Fast, affordable Internet access for all.
Cities Doing Work - Episode 519 of the Community Broadband Bits Podcast
This week on the podcast, Christopher is joined by ILSR colleagues Sean Gonsalves (Senior Editor and Communications Team Lead) and DeAnne Cuellar (Outreach Team Lead) for a roundup of recent news. They talk about the release of our new tracking and advocacy tool, the Affordable Connectivity Program dashboard, the pace and speed of the municipal broadband build in Pharr, Texas, pilot program aimed at low-income households in Syracuse, New York, Boulder, Colorado's broadband plan, and Erie County, New York's revived connectivity plan.
This show is 33 minutes long and can be played on this page or via Apple Podcasts or the tool of your choice using this feed.
We want your feedback and suggestions for the show-please e-mail us or leave a comment below.
Listen to other episodes here or view all episodes in our index. See other podcasts from the Institute for Local Self-Reliance here.
Thanks to Arne Huseby for the music. The song is Warm Duck Shuffle and is licensed under a Creative Commons Attribution (3.0) license.
Christopher Mitchell (00:07):
Welcome to another episode of the Community Broadband Bits podcast. I'm Christopher Mitchell at the Institute for Local Self-Reliance in St. Paul, Minnesota. And today I'm speaking with two of my senior management team folks. I got Sean Gonz ordinarily up in Massachusetts, chilling down in Florida, who is our editor and and researcher and writer and thinker and communicator. And I think that almost gets to all your job titles, Sean.
Sean Gonsalves (00:40):
That's right, that's right. Top of the morning or afternoon, top of the top,
Christopher Mitchell (00:44):
Right? Yeah. Whatever time, whatever people are listening to. That's, that's, that's what time it is. We're wishing them a good, a good morning or afternoon. And we got, and we got D. We should, you know, I like to call you D but I actually feel like we could call you DC DeAnne Cuellar, who is our organizing team lead, I believe. Is that right? I hate titles. What matters to me? It sounds like that <laugh>, like what matters is that you do, you do all the local organizing assistance that we provide and things like that.
DeAnne Cuellar (01:13):
That's right. I'm happy to.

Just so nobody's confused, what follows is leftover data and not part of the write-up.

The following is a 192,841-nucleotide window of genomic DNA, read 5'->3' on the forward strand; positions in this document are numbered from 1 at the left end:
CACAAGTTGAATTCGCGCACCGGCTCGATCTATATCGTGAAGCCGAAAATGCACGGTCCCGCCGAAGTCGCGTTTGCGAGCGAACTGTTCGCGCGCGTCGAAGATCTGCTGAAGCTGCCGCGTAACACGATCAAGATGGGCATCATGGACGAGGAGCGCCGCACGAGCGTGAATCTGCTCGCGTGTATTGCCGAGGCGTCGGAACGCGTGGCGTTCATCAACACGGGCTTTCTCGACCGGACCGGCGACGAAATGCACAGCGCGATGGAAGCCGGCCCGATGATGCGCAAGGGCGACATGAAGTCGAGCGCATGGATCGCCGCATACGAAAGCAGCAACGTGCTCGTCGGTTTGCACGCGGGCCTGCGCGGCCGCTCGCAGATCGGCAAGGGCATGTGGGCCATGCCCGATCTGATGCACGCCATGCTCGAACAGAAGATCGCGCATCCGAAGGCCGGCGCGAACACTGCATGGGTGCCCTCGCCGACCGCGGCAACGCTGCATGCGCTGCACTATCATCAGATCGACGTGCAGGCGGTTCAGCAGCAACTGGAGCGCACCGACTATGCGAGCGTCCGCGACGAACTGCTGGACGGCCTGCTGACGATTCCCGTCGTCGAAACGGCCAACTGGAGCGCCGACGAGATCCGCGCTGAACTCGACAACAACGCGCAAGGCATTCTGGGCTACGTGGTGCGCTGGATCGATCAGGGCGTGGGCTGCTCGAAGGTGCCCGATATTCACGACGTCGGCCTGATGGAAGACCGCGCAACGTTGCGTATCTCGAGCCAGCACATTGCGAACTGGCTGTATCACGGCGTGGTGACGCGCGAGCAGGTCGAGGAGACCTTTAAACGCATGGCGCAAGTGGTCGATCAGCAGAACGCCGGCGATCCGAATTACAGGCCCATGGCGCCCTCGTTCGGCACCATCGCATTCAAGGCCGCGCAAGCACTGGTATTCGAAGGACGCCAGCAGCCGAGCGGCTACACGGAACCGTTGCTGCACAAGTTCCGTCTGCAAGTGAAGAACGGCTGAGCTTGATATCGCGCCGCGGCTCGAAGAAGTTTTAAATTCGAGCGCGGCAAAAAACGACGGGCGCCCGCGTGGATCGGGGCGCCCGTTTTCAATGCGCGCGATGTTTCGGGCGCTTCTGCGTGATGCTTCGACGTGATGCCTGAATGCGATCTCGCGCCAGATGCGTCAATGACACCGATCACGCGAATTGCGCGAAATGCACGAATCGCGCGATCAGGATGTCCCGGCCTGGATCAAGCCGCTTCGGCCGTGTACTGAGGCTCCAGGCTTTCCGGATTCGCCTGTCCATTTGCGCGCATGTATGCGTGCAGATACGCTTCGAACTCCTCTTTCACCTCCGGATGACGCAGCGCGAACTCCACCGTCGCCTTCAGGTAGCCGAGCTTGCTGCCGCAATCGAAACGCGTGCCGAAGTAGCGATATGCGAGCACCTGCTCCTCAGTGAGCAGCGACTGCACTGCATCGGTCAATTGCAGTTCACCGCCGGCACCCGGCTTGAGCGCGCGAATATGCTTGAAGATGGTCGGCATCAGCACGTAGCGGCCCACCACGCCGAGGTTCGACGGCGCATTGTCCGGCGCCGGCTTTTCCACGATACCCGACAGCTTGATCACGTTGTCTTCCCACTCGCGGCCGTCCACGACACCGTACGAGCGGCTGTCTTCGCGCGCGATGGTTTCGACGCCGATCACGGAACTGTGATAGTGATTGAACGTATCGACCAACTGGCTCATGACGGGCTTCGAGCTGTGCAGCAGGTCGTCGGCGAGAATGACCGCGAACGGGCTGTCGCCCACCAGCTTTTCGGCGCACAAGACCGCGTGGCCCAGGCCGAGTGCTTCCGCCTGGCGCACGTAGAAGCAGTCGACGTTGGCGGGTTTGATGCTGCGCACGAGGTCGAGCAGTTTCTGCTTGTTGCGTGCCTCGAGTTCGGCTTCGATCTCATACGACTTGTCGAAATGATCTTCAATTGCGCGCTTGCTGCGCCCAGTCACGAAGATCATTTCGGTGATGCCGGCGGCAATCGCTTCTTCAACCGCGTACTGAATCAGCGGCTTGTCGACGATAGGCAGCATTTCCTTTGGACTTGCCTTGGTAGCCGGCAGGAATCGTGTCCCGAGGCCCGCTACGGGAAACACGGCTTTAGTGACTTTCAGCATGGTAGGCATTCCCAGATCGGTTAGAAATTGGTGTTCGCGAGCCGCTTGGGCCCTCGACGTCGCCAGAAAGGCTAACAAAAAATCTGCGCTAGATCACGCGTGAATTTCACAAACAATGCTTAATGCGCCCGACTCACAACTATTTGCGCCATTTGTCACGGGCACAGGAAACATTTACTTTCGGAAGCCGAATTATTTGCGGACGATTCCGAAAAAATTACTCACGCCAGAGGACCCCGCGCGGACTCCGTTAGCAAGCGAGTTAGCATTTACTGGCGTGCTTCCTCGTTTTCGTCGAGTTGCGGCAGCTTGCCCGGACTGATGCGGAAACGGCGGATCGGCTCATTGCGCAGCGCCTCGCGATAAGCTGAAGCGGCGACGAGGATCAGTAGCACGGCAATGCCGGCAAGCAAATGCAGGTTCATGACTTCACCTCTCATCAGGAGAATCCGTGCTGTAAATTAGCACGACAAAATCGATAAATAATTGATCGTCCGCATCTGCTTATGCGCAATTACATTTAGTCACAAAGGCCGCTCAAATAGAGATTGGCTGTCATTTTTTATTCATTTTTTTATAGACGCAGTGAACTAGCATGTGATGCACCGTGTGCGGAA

Christopher Mitchell (01:15):
So we're gonna talk about some different topics in the news. And I thought we would start with one that actually I think the two of you were the least involved in out of all of these topics. And that is the affordable connectivity plan dashboard program. Dashboard. this is something we unveiled. is it this week? It feels like so long ago. We've been working on a few. Yeah. No,
Sean Gonsalves (01:36):
It was last week.
Christopher Mitchell (01:37):
Okay. Last week you did the press release. So, you know, so, so what is the ACP dashboard and why are we so excited about a dashboard?
Sean Gonsalves (01:45):
I think we're excited about it because it's one of the hot hottest things going right now. Not just the dashboard, but the program itself. And that's because it helps so many so many families. so many households, like
Christopher Mitchell (01:57):
More than 12 or 13 million, I think. Now. I think that Chair Rosenworcel just announced that.
Sean Gonsalves (02:02):
Right? and tho and that is for the for the $30 per month discount, $75 per month if you, if you're a tribal citizen, that subsidy from the federal government that helps pay for internet subscription internet service subscriptions. and for, particularly for folks in Indian country, it's a, it's, it's a real lifeline. and certainly that's true for a, a number of households who are enrolled in it, who are getting the $30 a month discount, which for a number of households, it makes what was unaffordable at least doable. and so the, a CCP dashboard for me, the thing that makes it so interesting is that you can go to the dashboard and find out state by state zip code by zip code, even at the zip code level, how much is being spent as of right now how many folks are enrolled. And
Christopher Mitchell (02:56):
And most importantly, I, I think I assume you're saving for last for a reason.
Sean Gonsalves (02:59):
Yes, yes. See, I was trying to build it up, but most importantly, I think, which is when our predict predictive map or predictive algorithm or whatever you call it predicts the money will run out. and that's a, a huge consideration, I think, because it's not that long before the money will run out. Sure. And it needs to be reappropriated unless, or there's going to be millions of folks who are gonna be surprised that what was the, the, to see their bill suddenly jump up and, or, or worse maybe they find that they're kind of stuck with something that they can no longer afford. Or they could be perhaps, you know, termination fees associated. Now certain folks feel like that actually wouldn't happen to folks in terms of, you know, termination fees and things like that. But still, the point remains when this money runs out, there's gonna need to be a reappropriation and the way things work in terms of re appropriating, probably the time is like now to start thinking about how to lobby for that.